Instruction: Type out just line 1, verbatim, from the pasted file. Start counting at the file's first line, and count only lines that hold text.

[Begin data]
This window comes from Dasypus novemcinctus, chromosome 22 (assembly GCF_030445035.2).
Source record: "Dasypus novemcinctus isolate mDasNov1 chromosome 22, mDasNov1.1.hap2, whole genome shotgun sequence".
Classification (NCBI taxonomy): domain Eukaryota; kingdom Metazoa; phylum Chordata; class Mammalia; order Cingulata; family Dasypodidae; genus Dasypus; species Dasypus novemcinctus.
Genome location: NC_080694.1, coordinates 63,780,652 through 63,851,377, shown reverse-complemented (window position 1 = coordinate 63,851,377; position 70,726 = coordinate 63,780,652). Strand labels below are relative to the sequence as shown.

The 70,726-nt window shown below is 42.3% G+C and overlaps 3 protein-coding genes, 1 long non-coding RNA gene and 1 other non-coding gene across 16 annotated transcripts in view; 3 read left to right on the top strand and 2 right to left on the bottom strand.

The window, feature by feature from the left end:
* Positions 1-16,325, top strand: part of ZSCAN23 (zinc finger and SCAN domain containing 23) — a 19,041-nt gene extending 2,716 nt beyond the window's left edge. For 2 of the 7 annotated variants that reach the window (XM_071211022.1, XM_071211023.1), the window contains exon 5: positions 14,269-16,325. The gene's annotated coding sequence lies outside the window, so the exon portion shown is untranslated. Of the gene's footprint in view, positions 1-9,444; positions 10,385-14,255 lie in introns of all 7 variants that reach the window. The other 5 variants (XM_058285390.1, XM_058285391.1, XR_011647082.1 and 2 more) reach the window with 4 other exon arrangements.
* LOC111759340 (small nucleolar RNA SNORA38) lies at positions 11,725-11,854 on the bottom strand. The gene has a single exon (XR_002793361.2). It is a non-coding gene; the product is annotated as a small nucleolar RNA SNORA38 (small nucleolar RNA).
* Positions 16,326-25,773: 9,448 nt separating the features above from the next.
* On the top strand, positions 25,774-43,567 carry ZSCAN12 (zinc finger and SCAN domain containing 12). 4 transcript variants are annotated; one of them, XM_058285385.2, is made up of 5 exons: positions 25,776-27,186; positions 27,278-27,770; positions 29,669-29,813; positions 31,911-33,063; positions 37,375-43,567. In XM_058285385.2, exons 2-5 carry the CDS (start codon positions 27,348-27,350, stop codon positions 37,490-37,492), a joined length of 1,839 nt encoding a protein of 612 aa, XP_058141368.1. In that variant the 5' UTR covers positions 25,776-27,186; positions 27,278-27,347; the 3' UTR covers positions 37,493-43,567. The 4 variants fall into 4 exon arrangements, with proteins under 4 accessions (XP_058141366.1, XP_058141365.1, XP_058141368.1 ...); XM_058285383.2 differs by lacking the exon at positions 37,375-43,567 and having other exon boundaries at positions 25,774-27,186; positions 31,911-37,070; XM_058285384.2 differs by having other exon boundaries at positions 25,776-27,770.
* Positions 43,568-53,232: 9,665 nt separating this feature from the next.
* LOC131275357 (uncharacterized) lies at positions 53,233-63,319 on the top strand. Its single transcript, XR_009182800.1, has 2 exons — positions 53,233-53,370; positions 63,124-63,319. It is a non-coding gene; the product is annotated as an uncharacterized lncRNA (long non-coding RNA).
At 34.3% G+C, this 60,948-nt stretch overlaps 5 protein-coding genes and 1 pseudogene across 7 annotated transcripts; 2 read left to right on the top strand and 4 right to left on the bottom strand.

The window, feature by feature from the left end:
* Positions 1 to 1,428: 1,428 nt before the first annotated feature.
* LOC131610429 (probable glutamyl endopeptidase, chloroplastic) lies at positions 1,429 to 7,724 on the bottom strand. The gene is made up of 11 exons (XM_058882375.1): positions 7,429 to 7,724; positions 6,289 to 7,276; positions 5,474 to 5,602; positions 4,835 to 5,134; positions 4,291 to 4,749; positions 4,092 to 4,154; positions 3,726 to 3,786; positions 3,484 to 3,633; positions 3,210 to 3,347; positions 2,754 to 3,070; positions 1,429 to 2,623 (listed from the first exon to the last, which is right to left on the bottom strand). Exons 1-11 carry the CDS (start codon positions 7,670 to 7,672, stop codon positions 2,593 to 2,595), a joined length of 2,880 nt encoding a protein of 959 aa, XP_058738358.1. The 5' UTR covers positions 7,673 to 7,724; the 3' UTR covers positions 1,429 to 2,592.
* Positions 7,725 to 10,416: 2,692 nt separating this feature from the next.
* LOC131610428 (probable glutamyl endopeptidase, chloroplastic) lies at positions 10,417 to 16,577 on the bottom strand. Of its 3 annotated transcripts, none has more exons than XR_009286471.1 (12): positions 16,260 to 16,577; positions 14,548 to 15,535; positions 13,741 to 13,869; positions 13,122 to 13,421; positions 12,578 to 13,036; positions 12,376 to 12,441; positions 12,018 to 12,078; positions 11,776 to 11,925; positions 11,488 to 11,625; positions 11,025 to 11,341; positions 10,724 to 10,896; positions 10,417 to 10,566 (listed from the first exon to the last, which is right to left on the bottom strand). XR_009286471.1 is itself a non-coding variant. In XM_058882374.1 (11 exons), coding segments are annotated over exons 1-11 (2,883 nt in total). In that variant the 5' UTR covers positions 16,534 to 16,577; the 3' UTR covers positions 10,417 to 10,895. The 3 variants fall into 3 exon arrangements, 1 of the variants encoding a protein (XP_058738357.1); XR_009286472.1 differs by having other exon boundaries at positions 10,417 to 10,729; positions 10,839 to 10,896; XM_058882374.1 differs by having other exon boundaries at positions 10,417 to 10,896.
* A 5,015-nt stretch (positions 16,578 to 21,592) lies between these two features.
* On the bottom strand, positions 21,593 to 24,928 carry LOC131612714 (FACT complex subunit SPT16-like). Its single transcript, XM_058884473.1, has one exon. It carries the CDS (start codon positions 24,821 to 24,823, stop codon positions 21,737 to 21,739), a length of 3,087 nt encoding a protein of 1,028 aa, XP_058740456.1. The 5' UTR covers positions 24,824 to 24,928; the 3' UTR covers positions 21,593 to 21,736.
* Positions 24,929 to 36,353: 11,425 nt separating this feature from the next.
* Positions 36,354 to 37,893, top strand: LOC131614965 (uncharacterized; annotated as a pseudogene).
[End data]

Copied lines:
This window comes from Dasypus novemcinctus, chromosome 22 (assembly GCF_030445035.2).